by Greg Spearritt
Emeritus Professor Lloyd Geering’s address to the 2010 National Conference of SoFiA is now on the SoFiA website: ‘The Changing Moral Imperative: From gods to God to Gaia’.
David Miller comments, 29 October 2010:
Lloyd Geering mentioned Nietzsche’s abuse-term ‘slave morality’. This expression refers, firstly, to the popularity of Christianity amongst the lower orders of the Roman Empire. And secondly, to the values of compassion and charity promulgated by the Christians, leading to the undermining of the values of the Roman aristocracy. However, Nietzsche knew only too well that this type of ‘slave morality’ had been originated by the historical Zarathustra, whom we know as Zoroaster (the ancient Greek version of his name). Zoroastrianism is the religion he inaugurated.
From approximately 2000 BC onwards, the Indo-Europeans invaded India, the Middle East and Europe. Zarathustra (1400 BC) was so horrified by the pillaging and carnage perpetrated by his own people that he declared this behaviour to be a manifestation of absolute evil. Nietzsche was impressed by Zarathustra’s ‘transvaluing the values’ of his ancient society. So impressed indeed, that he honoured Zarathustra by making him the hero of his book ‘Thus Spake Zarathustra’. The irony is that Nietzsche made his fictional hero represent the aristocratic values that the historical Zarathustra had rejected as evil.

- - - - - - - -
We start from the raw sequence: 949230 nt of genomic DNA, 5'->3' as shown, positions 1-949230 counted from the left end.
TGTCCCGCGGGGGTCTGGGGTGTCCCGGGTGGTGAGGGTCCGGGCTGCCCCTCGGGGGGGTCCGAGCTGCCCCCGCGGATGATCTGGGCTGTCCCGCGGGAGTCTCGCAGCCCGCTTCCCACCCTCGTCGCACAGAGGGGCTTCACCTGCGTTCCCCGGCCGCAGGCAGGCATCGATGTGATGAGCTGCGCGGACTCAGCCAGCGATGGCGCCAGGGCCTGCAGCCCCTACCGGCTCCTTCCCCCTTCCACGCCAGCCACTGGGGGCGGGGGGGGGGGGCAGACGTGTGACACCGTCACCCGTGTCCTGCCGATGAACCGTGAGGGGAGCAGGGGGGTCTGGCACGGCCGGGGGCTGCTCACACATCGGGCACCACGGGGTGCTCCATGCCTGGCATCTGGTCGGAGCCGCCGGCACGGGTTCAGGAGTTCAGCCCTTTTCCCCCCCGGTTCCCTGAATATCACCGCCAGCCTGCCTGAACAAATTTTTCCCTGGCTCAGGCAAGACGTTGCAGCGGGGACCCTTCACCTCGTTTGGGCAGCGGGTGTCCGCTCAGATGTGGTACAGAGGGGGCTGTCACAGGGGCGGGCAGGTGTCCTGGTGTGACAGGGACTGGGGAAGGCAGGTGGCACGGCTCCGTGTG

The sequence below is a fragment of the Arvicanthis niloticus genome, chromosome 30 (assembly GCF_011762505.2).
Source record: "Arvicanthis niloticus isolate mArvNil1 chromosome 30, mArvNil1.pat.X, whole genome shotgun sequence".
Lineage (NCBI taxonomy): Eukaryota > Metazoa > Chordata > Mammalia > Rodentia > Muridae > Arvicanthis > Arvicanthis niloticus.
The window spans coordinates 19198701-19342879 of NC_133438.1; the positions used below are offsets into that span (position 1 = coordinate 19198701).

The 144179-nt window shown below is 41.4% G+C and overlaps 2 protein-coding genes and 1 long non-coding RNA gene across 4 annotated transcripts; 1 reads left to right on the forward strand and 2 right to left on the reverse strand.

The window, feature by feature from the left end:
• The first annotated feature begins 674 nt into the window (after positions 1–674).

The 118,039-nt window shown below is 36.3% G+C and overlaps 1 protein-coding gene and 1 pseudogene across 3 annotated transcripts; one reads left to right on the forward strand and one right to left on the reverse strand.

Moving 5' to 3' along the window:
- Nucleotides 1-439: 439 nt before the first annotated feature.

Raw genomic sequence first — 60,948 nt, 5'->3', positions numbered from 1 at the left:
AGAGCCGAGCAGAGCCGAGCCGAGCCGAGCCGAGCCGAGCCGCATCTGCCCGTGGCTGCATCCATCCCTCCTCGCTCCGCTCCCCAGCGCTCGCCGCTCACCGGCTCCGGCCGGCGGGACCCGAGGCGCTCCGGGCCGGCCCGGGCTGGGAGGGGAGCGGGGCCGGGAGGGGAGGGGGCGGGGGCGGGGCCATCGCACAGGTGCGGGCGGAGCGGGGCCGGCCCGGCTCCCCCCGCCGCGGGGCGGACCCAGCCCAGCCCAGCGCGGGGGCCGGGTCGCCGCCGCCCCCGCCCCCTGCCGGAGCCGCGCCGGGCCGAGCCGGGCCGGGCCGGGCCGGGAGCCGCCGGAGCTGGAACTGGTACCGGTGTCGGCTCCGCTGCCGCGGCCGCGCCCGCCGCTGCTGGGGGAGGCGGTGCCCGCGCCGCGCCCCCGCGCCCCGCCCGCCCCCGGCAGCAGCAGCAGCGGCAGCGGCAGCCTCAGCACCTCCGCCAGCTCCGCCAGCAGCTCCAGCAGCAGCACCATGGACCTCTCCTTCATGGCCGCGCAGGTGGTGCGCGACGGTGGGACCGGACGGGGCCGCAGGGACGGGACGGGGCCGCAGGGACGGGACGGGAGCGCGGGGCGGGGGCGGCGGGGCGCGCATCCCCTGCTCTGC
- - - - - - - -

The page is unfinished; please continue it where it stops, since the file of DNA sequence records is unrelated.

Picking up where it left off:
Why was Nietzsche so abusive towards the Christians and not the Zoroastrians? In my opinion he was a ‘man of his time’ and had an attitude of Euro-centrism. Zarathustra had only undermined the Asiatics. Whereas the Christians undermined those who Nietzsche regarded as important, the Europeans.
Posted by David Miller